Scarce Labor Drives Construction Costs for Multifamily Developers

Posted on November 17, 2015

The good news for the multifamily industry is that the cost of construction materials is very low. The bad news is that skilled construction workers are increasingly expensive and hard to find.

“I’m pretty optimistic that materials costs are going to stay low and maybe get lower,” says Ken Simonson, an economist with Associated General Contractors of America, an industry trade group. “My number one concern is the availability of labor.”

The U.S. economy is relatively strong—at least compared to the rest of the world. From Asia to Europe, economies around the world have struggled this year, driving down demand for products bought and sold on the global market, from oil and steel to concrete. But here in the U.S., unemployment is low. The price of labor needed to build large projects is high and rising, often wiping out the cost benefit of cheaper materials.

Overall costs rise

The prices contractors charge for construction projects, including the cost of labor, rose slowly but significantly this year, according to the U.S. Bureau of Labor Statistics. The overall producer price index for the construction of new non-residential buildings climbed 1.8 percent over the year that ended September 2015. (Costs for “non-residential” construction do not include single-family homes, and include many of the same materials and labor as large apartment developments, especially high-rise apartment buildings.)

The 12-month increases ranged from 0.2 percent for healthcare construction to 1.8 percent for schools to 1.9 percent for warehouses and industrial buildings and 2.4 percent for office buildings.

Worldwide demand for many commodities has fallen over the last year and that makes those goods less expensive in the United States.

“China…seems to be at the root of the story,” says Simonson. A few years ago, developing economies like China grew very quickly. Suppliers both inside the country and around the world rushed to meet that demand, just in time for the Chinese economy to begin to slow down. Prices for steel mill products fell 15 percent over the year that ended September 2015. Prices for copper and brass mill shapes fell 14 percent, for aluminum mill shapes 12 percent, for paving mixtures and blocks 5.1 percent, for flat glass 4.6 percent and for cement 6.3 percent.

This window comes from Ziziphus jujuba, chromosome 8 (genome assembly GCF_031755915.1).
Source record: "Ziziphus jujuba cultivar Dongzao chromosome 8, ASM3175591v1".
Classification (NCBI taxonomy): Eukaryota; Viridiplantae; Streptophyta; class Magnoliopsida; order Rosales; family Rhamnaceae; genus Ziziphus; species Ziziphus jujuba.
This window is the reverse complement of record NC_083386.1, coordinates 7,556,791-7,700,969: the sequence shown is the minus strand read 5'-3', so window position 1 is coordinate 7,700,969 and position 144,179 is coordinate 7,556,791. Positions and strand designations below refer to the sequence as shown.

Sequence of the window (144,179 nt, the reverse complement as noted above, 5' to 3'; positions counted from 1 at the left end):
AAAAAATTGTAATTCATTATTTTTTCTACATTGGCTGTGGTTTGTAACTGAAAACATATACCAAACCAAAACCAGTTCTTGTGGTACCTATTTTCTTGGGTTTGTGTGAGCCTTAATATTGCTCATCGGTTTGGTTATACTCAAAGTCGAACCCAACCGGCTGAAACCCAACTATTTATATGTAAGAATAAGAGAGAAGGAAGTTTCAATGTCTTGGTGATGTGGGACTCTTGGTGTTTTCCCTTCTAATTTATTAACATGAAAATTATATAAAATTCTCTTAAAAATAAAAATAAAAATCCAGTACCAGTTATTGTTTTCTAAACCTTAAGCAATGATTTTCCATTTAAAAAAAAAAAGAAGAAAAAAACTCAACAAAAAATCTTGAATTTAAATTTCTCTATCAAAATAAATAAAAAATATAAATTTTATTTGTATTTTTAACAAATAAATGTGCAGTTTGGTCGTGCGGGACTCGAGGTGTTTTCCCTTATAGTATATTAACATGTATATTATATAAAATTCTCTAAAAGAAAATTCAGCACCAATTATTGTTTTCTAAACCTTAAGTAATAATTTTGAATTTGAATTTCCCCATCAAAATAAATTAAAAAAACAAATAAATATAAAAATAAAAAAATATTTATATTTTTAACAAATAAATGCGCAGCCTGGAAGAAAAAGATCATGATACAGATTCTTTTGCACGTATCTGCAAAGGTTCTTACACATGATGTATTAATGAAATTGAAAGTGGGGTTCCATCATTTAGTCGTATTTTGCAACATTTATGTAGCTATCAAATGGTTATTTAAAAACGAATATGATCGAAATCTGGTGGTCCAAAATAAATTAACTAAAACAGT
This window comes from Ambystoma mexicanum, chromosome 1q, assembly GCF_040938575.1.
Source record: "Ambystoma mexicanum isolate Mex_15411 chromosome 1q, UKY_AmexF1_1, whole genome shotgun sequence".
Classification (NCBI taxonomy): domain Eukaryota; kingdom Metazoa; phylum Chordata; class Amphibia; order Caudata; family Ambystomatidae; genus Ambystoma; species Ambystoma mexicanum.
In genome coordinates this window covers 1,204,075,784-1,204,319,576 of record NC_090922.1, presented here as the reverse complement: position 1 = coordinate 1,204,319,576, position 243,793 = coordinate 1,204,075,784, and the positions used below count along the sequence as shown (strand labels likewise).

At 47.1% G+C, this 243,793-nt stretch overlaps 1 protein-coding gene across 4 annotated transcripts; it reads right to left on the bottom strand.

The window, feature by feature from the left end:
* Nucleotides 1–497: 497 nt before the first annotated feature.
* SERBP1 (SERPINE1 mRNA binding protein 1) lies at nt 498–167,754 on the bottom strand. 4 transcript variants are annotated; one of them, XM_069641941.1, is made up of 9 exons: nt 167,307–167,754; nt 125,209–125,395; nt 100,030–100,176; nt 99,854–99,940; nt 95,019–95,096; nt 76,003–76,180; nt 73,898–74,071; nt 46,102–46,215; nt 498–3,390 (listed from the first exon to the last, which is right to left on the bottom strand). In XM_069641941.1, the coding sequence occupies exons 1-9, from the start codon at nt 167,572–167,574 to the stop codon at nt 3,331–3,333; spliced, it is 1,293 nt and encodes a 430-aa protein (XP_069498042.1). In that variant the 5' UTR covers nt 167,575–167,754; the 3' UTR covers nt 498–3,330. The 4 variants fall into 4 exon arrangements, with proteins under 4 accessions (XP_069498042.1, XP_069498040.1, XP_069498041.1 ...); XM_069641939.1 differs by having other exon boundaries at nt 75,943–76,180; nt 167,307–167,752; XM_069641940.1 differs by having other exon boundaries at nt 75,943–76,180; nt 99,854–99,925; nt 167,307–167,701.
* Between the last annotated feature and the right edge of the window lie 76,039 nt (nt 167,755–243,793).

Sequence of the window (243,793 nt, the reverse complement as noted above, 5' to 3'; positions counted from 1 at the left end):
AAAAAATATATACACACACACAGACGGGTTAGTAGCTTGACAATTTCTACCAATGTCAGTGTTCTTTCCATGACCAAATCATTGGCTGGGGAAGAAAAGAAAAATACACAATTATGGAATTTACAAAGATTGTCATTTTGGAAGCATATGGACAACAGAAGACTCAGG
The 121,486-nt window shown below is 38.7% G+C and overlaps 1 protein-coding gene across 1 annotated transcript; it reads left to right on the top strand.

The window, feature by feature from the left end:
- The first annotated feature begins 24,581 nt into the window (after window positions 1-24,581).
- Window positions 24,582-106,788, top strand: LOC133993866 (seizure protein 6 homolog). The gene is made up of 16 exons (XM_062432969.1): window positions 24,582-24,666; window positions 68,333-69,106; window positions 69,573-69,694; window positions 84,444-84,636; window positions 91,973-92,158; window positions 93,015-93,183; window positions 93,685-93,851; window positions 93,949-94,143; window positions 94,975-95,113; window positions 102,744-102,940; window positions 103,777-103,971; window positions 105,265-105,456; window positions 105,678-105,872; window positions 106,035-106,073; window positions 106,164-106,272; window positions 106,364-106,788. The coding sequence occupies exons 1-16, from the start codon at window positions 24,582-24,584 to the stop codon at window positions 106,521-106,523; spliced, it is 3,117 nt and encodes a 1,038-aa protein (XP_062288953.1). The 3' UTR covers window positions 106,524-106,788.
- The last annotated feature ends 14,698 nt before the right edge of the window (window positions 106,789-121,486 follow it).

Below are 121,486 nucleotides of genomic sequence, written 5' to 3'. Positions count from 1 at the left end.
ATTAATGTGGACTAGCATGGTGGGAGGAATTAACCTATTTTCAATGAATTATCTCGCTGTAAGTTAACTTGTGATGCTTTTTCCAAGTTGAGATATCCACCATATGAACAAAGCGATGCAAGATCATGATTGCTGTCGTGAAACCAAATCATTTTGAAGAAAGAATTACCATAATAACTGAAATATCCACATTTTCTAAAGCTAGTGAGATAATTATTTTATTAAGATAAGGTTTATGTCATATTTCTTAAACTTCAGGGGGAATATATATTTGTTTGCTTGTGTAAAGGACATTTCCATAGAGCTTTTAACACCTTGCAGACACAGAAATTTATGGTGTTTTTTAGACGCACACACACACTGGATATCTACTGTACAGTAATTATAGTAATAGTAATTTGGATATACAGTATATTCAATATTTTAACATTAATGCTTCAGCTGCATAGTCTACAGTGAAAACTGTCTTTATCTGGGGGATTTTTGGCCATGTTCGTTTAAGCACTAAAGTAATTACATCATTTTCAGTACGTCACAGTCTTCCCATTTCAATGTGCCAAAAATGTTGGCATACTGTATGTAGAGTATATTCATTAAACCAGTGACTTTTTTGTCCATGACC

Energy costs have also posted a steep decline. That’s partly because oil and gas drilling in the U.S. has brought a huge supply of fuel to the global markets. In addition, as growth slowed in emerging economies like China, demand for oil and gas is lower worldwide. Prices for diesel fuel, which contractors use in their trucks, fell 44 percent over the 12 months that ended in September.

Prices also fell for wood products, including lumber and plywood, which dropped 11 percent over the 12 months that ended September 2015.

Stronger U.S. economy pushes labor costs higher

At the same time, apartment developers are competing to hire skilled laborers.

“Residential construction has been mixed, but generally stronger in the latest reporting period, with multifamily outpacing single-family construction,” according to October’s “Beige Book” report from the Federal Reserve. “Strong multifamily construction was highlighted in the New York, Cleveland, Richmond and San Francisco districts, while Atlanta reported strong residential construction generally.”

But there are relatively few skilled workers available to help build these apartment projects.

“Over 60 percent of construction workers displaced by the housing bust are employed in other industries or have left the labor market by 2013,” said Hubert Janicki and Erika McEntarfer in their report “Where Did All the Construction Workers Go?” posted by the Census Bureau in October.

A few construction materials are also becoming more expensive, especially if the the materials tend to be difficult to sell overseas. For example, the heavy, bulky materials needed to build a “curtain wall” of glass windows for a high-rise building tend to be built in the U.S., in factories not far from the construction sites. These factories never geared up to supply Chinese developers. They now struggle to fill the orders from high-rise developers in the United States.

“I’ve heard scattered reports of delays in deliveries for curtain walls for high-rise projects,” says Simonson.

“We’ve seen several years now of the economy starting to rev up and then stalling,” he adds. “The safest prediction is that the next quarter won’t be like the last.”